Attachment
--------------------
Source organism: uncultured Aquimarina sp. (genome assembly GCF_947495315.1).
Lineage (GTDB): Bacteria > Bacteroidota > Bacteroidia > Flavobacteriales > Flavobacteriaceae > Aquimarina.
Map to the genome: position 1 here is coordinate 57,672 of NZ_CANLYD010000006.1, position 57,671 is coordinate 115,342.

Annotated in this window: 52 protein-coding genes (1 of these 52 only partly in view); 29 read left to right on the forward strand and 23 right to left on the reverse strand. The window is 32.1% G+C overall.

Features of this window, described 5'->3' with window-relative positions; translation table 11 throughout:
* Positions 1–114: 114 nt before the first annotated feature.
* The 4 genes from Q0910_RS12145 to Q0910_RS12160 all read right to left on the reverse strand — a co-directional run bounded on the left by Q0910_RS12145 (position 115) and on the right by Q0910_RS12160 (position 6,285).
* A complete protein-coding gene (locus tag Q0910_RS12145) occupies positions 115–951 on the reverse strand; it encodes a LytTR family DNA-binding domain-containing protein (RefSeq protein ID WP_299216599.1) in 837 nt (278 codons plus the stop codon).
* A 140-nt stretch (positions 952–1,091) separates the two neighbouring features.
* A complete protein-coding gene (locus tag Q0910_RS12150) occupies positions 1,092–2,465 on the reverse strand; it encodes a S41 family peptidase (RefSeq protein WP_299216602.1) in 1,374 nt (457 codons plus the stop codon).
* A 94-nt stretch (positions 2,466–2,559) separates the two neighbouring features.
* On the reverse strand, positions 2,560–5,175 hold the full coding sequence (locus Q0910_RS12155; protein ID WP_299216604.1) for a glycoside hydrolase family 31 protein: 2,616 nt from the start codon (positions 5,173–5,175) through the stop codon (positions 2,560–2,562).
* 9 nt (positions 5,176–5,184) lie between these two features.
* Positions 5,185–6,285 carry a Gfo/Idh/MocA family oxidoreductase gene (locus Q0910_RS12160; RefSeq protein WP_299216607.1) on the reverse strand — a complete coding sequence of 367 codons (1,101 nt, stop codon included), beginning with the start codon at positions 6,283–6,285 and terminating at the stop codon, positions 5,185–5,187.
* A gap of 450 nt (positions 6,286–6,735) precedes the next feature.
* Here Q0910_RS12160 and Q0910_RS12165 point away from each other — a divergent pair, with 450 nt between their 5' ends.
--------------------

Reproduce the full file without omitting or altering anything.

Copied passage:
Source organism: uncultured Aquimarina sp. (genome assembly GCF_947495315.1).
Lineage (GTDB): Bacteria > Bacteroidota > Bacteroidia > Flavobacteriales > Flavobacteriaceae > Aquimarina.
Map to the genome: position 1 here is coordinate 57,672 of NZ_CANLYD010000006.1, position 57,671 is coordinate 115,342.

Annotated in this window: 52 protein-coding genes (1 of these 52 only partly in view); 29 read left to right on the forward strand and 23 right to left on the reverse strand. The window is 32.1% G+C overall.

Features of this window, described 5'->3' with window-relative positions; translation table 11 throughout:
* Positions 1–114: 114 nt before the first annotated feature.
* The 4 genes from Q0910_RS12145 to Q0910_RS12160 all read right to left on the reverse strand — a co-directional run bounded on the left by Q0910_RS12145 (position 115) and on the right by Q0910_RS12160 (position 6,285).
* A complete protein-coding gene (locus tag Q0910_RS12145) occupies positions 115–951 on the reverse strand; it encodes a LytTR family DNA-binding domain-containing protein (RefSeq protein ID WP_299216599.1) in 837 nt (278 codons plus the stop codon).
* A 140-nt stretch (positions 952–1,091) separates the two neighbouring features.
* A complete protein-coding gene (locus tag Q0910_RS12150) occupies positions 1,092–2,465 on the reverse strand; it encodes a S41 family peptidase (RefSeq protein WP_299216602.1) in 1,374 nt (457 codons plus the stop codon).
* A 94-nt stretch (positions 2,466–2,559) separates the two neighbouring features.
* On the reverse strand, positions 2,560–5,175 hold the full coding sequence (locus Q0910_RS12155; protein ID WP_299216604.1) for a glycoside hydrolase family 31 protein: 2,616 nt from the start codon (positions 5,173–5,175) through the stop codon (positions 2,560–2,562).
* 9 nt (positions 5,176–5,184) lie between these two features.
* Positions 5,185–6,285 carry a Gfo/Idh/MocA family oxidoreductase gene (locus Q0910_RS12160; RefSeq protein WP_299216607.1) on the reverse strand — a complete coding sequence of 367 codons (1,101 nt, stop codon included), beginning with the start codon at positions 6,283–6,285 and terminating at the stop codon, positions 5,185–5,187.
* A gap of 450 nt (positions 6,286–6,735) precedes the next feature.
* Here Q0910_RS12160 and Q0910_RS12165 point away from each other — a divergent pair, with 450 nt between their 5' ends.